Wintertime Triggers, Part 3 of 3

Hello everyone, hope you all had a safe and wonderful Christmas! Here is the final installment of our 3 part series about Wintertime Asthma & Allergy Triggers. In the previous posts we covered the seasonal weather related triggers (including the cold weather itself, cold viruses and infections, and exercising outside), and the Holiday season related triggers (like air fresheners, food allergies, and Christmas decorations). Now we’re going to go a bit more in depth about triggers lurking indoors like pests, pets, and dust mites.

Pests (we’re talking of the varmint and insect variety, not of the “5 year old nephew hyped up on major sugar overload” variety) can attack even the cleanest of homes and include unwanted rats, mice, and roaches- just like you they are trying to escape the blistering cold winter winds. Rats and mice (like any furry critter) produce allergens like dander (dead skin flakes) and urine. Cockroach droppings contain a protein that is a main trigger of asthma symptoms. The fix: call the exterminator (but don’t let them hear the panic in your voice, their prices usually correlate to your level of hysteria), keep food crumbs to a non-existent minimum, and block any cracks/crevices where they may be gaining entry.

Next up is man’s best friend: pets. It’s a common misconception that it is the fur causing those allergic reactions, but it is actually the allergen found in the dander, saliva, and urine of your little furry friend. The fix: find Fido and Fluffy and new loving place to call home, or confine them to the great outdoors. If that isn’t an option then at the very least keep them out of the bedroom- where you spend most of your time, and off furniture. Also have someone else wash and brush them weekly.

Dust mites are tiny bugs that live in dust, and like cockroaches their droppings are a common allergy & asthma trigger. The fix: Don’t provide them a space to flourish. Cover mattresses and pillows in airtight covers. Use this as a reason to get rid of that worn out carpet and replace it with those beautiful hardwood floors you’ve been dreaming of. Wash bedding and curtains in hot water every week or so and dry in HOT dryer. Also simplify and remove clutter that collects dust, and dust weekly with a damp cloth (it’s also recommended to wear a dust mask when doing so). And vacuum often.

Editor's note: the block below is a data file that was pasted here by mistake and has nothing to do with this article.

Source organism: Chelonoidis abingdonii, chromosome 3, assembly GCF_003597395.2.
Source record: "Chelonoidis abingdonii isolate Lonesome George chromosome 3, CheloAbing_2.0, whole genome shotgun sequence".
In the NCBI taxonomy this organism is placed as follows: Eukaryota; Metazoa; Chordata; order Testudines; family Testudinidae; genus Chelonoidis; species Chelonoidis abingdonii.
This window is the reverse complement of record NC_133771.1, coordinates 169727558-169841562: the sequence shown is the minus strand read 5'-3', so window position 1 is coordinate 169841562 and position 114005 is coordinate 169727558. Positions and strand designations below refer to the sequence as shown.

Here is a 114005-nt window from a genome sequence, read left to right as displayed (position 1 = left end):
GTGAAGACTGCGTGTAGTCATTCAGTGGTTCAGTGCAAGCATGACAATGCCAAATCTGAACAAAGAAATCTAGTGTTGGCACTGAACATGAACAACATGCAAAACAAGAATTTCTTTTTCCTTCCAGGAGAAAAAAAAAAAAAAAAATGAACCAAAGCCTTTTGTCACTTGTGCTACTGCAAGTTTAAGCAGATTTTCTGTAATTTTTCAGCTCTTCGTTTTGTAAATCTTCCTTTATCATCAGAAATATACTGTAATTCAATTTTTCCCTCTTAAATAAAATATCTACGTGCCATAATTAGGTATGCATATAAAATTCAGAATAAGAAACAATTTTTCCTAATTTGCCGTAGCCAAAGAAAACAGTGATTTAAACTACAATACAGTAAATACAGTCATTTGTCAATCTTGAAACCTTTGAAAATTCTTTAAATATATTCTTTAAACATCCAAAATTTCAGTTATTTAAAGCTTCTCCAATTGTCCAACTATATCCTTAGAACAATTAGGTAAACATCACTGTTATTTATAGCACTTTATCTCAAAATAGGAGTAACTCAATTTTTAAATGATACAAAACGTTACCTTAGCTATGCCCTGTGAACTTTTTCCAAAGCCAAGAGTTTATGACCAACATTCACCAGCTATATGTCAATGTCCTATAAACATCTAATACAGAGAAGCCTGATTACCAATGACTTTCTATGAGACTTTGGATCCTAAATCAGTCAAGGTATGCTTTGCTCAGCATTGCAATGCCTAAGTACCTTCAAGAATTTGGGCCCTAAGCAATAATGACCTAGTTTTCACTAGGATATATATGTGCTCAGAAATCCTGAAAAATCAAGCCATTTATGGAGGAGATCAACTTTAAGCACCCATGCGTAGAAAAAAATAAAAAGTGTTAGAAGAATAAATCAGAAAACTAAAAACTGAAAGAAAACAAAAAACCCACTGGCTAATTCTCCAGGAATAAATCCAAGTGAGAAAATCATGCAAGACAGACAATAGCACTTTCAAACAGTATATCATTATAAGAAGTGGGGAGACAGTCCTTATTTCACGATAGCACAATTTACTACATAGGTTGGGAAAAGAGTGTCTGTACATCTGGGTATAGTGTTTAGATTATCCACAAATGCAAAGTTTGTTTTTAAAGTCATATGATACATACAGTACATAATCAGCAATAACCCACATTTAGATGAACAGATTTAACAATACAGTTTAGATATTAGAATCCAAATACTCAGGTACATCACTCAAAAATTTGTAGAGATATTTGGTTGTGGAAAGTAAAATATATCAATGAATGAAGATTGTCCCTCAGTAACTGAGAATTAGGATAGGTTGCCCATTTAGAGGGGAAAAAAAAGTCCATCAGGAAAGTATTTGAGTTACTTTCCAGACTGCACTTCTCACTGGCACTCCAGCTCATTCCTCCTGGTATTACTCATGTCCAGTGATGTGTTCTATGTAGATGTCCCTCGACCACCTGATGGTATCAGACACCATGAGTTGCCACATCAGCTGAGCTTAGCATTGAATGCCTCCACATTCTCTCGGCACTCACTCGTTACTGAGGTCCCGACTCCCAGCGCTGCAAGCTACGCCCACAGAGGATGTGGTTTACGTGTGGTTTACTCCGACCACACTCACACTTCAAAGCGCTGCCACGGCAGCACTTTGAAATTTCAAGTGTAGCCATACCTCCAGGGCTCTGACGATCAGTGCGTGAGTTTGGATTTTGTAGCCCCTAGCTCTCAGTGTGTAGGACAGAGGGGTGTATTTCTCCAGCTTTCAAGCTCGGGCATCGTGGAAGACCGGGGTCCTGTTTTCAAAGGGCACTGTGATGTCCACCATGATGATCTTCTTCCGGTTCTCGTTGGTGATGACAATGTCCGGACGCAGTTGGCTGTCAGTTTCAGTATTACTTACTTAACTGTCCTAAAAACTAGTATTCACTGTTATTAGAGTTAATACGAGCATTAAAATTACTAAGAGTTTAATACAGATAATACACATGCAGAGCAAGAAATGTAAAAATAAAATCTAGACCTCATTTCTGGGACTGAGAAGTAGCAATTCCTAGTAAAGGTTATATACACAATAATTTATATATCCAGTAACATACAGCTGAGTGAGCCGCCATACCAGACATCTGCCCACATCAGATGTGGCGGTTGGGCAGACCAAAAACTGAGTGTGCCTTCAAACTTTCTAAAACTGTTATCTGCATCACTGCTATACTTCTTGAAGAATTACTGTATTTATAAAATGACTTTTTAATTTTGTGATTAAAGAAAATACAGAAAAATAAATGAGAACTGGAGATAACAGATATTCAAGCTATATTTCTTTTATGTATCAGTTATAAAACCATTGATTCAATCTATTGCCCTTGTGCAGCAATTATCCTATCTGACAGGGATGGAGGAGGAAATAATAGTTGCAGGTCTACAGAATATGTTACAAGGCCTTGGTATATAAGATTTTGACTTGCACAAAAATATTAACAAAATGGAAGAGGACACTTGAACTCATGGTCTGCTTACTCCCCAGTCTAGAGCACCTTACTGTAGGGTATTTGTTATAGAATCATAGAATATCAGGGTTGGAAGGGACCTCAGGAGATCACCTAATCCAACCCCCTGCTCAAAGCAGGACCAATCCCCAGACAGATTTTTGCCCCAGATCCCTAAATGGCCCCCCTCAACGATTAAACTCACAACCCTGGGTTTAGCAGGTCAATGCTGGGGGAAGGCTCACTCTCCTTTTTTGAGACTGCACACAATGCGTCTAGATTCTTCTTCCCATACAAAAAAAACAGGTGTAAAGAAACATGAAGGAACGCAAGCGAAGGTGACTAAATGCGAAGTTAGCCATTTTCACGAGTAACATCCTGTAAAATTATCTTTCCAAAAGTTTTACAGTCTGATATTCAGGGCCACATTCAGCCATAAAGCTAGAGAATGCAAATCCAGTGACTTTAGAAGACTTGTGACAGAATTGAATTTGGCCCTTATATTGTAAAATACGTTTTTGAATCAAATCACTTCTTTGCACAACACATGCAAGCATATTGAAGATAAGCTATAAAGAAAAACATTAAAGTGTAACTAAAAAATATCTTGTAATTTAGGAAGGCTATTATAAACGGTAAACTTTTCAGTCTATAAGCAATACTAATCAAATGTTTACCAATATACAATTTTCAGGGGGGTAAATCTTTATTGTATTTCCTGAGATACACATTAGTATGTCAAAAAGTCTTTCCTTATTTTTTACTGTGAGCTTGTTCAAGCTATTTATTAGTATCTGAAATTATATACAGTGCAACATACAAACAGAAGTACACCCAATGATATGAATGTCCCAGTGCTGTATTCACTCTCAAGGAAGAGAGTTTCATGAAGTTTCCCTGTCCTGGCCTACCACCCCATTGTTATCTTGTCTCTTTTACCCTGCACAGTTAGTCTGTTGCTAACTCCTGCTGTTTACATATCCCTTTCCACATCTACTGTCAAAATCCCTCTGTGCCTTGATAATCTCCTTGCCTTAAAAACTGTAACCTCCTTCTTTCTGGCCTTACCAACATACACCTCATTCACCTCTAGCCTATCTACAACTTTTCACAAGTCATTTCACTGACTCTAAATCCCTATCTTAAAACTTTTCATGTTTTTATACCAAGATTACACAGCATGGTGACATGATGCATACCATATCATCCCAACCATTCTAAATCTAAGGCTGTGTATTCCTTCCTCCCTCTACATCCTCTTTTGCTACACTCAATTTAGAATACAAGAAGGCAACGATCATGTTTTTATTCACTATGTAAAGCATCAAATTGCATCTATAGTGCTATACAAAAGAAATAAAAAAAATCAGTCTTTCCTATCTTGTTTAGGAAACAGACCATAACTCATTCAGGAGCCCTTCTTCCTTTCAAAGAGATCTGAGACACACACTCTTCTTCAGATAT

The triggers discussed in these 3 posts are the more common, but don’t include all of the threats. Be sure to talk to your doctor about allergy testing to find out what YOU need to watch out for. Did we miss any important triggers/information about the ones listed? Be sure to let us know below and we will remedy that in a jiffy!

Sources:
Dinnall, Alres. RN, M.Ed. “Breathe Easy This Winter!”
Asthma. Web. 17 Dec. 2010. <http://www.hnewhizkidz.com/ACE/ASTHMA/winter.htm&gt;
Bouchez, Colette. “Breathe Easily: Winter Asthma Advice.”
WebMD. 13 Nov. 2007. <http://www.webmd.com/asthma/features/breathe-easy-winter-asthma-advice&gt;
Seidman, Howard. “Asthma Triggers Lurk Indoors in Winter.”
MyOptumHealth.com. 10 Nov. 2008. <http://www.myoptumhealth.com/portal/Information/ item/Asthma+Triggers+Lurk+Indoors+in+Winter?archiveChannel=Home/Article&clicked=true>
Unknown. “Handling the Holidays.” Coping with Allergies & Asthma Nov 2010: 8-10.
Frea, Rick. “Watch Out For These Four Cold-Weather Asthma Triggers.”
HealthCentral. 30 Nov. 2009. <http://www.healthcentral.com/asthma/c/52325/95013/weather-triggers>
Dr. Rob. “Wheezing in a Winter Wonderland.” MSN Health & Fitness. 16 Nov. 2006.
<http://health.msn.com/health-topics/asthma/articlepage.aspx?cp-documentid=100148802&gt;
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